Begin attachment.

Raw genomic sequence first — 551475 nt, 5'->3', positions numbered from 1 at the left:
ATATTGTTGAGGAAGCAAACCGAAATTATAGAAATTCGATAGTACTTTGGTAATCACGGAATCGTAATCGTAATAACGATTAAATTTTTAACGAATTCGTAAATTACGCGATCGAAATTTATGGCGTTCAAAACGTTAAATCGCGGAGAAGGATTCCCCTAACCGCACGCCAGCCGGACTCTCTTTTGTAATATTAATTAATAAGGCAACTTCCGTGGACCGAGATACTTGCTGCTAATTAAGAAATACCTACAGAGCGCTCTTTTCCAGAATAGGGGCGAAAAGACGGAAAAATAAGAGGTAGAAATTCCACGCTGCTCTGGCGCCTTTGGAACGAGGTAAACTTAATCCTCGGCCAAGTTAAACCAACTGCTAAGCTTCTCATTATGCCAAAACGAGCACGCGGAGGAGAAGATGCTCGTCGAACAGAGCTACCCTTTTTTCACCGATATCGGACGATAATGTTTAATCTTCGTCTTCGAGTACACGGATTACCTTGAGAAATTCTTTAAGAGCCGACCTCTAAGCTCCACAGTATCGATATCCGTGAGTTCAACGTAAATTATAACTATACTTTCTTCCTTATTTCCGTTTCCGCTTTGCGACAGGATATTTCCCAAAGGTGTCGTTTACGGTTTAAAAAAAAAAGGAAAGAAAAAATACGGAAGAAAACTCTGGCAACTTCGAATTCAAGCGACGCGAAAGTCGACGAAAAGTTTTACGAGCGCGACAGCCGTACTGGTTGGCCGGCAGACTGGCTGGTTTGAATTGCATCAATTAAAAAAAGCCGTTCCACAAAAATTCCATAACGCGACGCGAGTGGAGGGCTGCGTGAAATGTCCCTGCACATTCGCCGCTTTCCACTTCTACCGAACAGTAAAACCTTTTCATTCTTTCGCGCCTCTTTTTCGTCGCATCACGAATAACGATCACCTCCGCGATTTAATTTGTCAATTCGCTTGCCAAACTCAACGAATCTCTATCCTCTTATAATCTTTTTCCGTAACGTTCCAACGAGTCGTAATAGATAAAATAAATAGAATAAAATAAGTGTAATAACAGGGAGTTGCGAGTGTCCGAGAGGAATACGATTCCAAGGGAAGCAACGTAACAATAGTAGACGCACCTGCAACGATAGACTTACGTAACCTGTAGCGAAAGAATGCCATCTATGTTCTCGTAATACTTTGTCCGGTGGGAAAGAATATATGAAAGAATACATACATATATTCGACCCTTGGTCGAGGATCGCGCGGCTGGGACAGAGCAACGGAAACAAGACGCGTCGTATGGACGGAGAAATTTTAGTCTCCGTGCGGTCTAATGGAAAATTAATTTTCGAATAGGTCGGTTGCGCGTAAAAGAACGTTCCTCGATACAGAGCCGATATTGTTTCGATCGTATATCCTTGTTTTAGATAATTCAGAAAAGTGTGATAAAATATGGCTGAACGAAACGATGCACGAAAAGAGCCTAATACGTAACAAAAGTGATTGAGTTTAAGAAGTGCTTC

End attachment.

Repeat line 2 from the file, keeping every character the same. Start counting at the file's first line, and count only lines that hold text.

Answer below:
ATATTGTTGAGGAAGCAAACCGAAATTATAGAAATTCGATAGTACTTTGGTAATCACGGAATCGTAATCGTAATAACGATTAAATTTTTAACGAATTCGTAAATTACGCGATCGAAATTTATGGCGTTCAAAACGTTAAATCGCGGAGAAGGATTCCCCTAACCGCACGCCAGCCGGACTCTCTTTTGTAATATTAATTAATAAGGCAACTTCCGTGGACCGAGATACTTGCTGCTAATTAAGAAATACCTACAGAGCGCTCTTTTCCAGAATAGGGGCGAAAAGACGGAAAAATAAGAGGTAGAAATTCCACGCTGCTCTGGCGCCTTTGGAACGAGGTAAACTTAATCCTCGGCCAAGTTAAACCAACTGCTAAGCTTCTCATTATGCCAAAACGAGCACGCGGAGGAGAAGATGCTCGTCGAACAGAGCTACCCTTTTTTCACCGATATCGGACGATAATGTTTAATCTTCGTCTTCGAGTACACGGATTACCTTGAGAAATTCTTTAAGAGCCGACCTCTAAGCTCCACAGTATCGATATCCGTGAGTTCAACGTAAATTATAACTATACTTTCTTCCTTATTTCCGTTTCCGCTTTGCGACAGGATATTTCCCAAAGGTGTCGTTTACGGTTTAAAAAAAAAAGGAAAGAAAAAATACGGAAGAAAACTCTGGCAACTTCGAATTCAAGCGACGCGAAAGTCGACGAAAAGTTTTACGAGCGCGACAGCCGTACTGGTTGGCCGGCAGACTGGCTGGTTTGAATTGCATCAATTAAAAAAAGCCGTTCCACAAAAATTCCATAACGCGACGCGAGTGGAGGGCTGCGTGAAATGTCCCTGCACATTCGCCGCTTTCCACTTCTACCGAACAGTAAAACCTTTTCATTCTTTCGCGCCTCTTTTTCGTCGCATCACGAATAACGATCACCTCCGCGATTTAATTTGTCAATTCGCTTGCCAAACTCAACGAATCTCTATCCTCTTATAATCTTTTTCCGTAACGTTCCAACGAGTCGTAATAGATAAAATAAATAGAATAAAATAAGTGTAATAACAGGGAGTTGCGAGTGTCCGAGAGGAATACGATTCCAAGGGAAGCAACGTAACAATAGTAGACGCACCTGCAACGATAGACTTACGTAACCTGTAGCGAAAGAATGCCATCTATGTTCTCGTAATACTTTGTCCGGTGGGAAAGAATATATGAAAGAATACATACATATATTCGACCCTTGGTCGAGGATCGCGCGGCTGGGACAGAGCAACGGAAACAAGACGCGTCGTATGGACGGAGAAATTTTAGTCTCCGTGCGGTCTAATGGAAAATTAATTTTCGAATAGGTCGGTTGCGCGTAAAAGAACGTTCCTCGATACAGAGCCGATATTGTTTCGATCGTATATCCTTGTTTTAGATAATTCAGAAAAGTGTGATAAAATATGGCTGAACGAAACGATGCACGAAAAGAGCCTAATACGTAACAAAAGTGATTGAGTTTAAGAAGTGCTTC